|22||Exposure end tag. GMT time given is usually near end of
exposure but can be much later. Format is:
FIN cam. no. T t S sec voltage U uvc voltage,where t is the total cumulative duration of "camera-on" time achieved in seconds (truncated) since last read of camera in question. Due to truncation, duration may not agree with that in EXPOBC tag.
|23||Exposure start tag, in this case for the second aperture.|
|24||Exposure end tag, in this case following exposure in second aperture and showing truncated cumulative time for both apertures. Time in seconds here is passed to field no. 15.|
|25||Readprep tag. GMT time given is near start of image read process. Format is: READPREP cam. no. IMAGE image sequence no.|
|27||Episode no. (1, 2, 3,. . . etc.)|
|28||Observer sign on name|
|29||Target list sequence no.|
|30||Catalog source (H, B, D,. . . etc.)|
|33||Right ascension of object (hhmmsst where t is tenths of seconds of time)|
|34||Declination of object (± ddmmss of arc)|
|36||Luminosity class (1-9)|
|37||V magnitude or flux|
|38||Color excess E(B-V) or color B-V|
|39||Information from Preplanned Observation Tape (POT)|
|40||Binary section of label|
|41||Binary section of label|
|42||Orbital elements, periodically updated, for epoch specified by fields 43 and 44|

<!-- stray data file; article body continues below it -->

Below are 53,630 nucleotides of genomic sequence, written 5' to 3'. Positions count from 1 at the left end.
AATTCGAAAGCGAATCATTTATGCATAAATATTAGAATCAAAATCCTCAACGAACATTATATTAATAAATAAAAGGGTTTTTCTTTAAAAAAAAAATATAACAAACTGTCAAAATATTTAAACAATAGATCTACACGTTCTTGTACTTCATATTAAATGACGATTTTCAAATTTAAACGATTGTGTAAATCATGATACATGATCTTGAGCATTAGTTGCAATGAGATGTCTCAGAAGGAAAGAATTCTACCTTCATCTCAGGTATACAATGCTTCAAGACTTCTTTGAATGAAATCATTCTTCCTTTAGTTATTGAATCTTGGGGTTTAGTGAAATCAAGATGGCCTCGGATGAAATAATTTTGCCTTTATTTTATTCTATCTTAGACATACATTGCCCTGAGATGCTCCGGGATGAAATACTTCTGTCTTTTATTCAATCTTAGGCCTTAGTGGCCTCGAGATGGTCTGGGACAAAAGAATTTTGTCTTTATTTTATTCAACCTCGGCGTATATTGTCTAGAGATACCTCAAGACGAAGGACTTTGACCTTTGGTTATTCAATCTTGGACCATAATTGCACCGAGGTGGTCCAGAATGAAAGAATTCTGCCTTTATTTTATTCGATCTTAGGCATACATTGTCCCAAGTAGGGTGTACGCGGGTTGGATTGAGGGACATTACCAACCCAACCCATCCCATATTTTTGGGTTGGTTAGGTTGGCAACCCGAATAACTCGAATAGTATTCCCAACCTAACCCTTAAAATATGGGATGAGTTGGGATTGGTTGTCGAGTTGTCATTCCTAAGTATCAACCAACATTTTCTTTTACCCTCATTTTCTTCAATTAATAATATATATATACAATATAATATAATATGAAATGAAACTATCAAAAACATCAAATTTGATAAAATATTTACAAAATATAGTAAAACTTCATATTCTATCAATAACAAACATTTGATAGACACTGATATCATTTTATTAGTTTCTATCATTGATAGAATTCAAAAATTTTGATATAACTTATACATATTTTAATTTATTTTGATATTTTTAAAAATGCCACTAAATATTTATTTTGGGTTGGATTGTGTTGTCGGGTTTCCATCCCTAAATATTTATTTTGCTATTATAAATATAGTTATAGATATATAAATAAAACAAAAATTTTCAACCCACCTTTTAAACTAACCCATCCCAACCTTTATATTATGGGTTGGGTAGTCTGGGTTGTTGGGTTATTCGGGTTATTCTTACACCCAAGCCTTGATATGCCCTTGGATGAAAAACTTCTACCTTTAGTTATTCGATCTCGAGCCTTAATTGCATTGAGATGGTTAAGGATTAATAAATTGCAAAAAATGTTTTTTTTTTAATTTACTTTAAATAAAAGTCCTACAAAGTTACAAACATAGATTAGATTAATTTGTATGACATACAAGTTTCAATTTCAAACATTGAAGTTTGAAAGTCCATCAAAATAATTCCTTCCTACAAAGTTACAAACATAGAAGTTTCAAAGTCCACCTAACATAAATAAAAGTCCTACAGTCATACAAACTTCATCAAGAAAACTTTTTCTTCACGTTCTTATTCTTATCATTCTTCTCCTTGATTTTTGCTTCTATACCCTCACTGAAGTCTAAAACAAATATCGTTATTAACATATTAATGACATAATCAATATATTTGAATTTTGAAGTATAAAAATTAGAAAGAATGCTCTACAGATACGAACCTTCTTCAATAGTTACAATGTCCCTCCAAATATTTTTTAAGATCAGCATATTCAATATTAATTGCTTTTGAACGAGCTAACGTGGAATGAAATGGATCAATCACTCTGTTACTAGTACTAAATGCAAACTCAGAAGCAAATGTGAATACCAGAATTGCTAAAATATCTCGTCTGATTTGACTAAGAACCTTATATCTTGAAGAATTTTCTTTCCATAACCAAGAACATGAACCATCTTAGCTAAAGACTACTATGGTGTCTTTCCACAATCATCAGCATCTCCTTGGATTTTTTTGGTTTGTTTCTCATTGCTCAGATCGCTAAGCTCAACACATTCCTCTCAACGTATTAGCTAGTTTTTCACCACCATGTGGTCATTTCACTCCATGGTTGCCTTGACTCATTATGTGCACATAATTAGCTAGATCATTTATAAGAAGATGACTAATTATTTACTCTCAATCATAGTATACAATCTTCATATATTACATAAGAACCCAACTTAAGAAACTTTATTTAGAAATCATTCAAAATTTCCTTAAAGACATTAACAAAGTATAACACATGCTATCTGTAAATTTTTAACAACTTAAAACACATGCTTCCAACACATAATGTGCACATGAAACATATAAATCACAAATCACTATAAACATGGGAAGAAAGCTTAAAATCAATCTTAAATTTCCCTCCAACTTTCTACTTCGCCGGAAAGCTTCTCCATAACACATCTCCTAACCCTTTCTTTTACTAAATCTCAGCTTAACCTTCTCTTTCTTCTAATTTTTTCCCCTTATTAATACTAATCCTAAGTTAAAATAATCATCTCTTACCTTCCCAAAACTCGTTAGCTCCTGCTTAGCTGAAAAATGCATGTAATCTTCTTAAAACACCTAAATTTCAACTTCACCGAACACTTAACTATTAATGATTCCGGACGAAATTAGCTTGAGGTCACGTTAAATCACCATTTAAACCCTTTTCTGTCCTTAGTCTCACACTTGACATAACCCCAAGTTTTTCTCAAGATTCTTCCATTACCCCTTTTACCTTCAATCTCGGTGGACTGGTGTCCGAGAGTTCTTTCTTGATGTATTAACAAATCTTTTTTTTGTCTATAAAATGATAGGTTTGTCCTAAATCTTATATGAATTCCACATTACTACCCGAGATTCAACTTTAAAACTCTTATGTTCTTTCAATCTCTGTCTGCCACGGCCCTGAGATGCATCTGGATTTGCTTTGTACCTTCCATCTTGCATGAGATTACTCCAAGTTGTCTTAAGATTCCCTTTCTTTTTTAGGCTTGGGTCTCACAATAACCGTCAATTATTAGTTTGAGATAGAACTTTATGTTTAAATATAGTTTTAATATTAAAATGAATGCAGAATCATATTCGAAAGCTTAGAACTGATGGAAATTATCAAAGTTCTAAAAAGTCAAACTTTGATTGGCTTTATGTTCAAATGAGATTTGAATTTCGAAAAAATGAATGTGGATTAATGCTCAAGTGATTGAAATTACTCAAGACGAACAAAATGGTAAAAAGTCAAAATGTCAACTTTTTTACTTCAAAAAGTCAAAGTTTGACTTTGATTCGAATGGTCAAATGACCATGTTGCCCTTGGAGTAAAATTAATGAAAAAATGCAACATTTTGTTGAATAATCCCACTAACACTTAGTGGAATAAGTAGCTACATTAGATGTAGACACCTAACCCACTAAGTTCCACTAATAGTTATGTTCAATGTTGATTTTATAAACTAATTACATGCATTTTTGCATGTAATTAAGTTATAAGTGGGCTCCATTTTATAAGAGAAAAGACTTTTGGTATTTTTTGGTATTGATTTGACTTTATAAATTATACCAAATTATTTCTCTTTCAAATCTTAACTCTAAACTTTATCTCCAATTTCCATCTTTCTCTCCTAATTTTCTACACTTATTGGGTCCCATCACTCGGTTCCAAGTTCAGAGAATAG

|44||Seconds since midnight of JD in field 43|
|45||a, semimajor axis (km)|
|47||i, inclination (deg)|
|48||, longitude of ascending node (deg)|
|49||, argument of pericenter (deg)|
|50||M, mean anomaly (deg)|
|51||Spacecraft attitude commands sent to spacecraft (most recent set of four)|
|52||Day:hour:min:sec at which new attitude commanded|
|53||Right ascension commanded (hhmmsst where t is tenths of seconds of time)|
|54||Declination commanded (± ddmmss of arc)|
|55||Spacecraft roll angle (dddmmss of arc)|
|56||Binary section of label|
|57||Image processing history section of label|
|58||File type identifier and image processing scheme name (see Figure 9-2 and Table 9-2)|
|59||Identifier for image processing program name and time (GMT) of image processing scheme initiation|
Note that lines 3-9 are entered by the telescope operator at the console and may occasionally contain errors. Lines 36-37, normally input from the POT, may be modified by the telescope operator and hence are also subject to errors. The automatic entries on the other lines are more accurate but can be affected, for instance, by ground computer problems (see also Section 9.5.1).
As is apparent from Figure 9-1, the binary-format portion of the raw-image label in logical records 38-82 and 86-100 is not usefully decoded when interpreted in EBCDIC characters. The camera snapshot entries in logical records 86-100 are scanned by the processing system as described in Turnrose, Harvel, and Mallama (1982) in order to extract information on the camera head- amplifier temperature (THDA) which is in turn used to correct geometric distortion and dispersion-constant files for thermal effects (Sections 4 and 6). Users are referred to Turnrose, Harvel, and Mallama (1982) for details.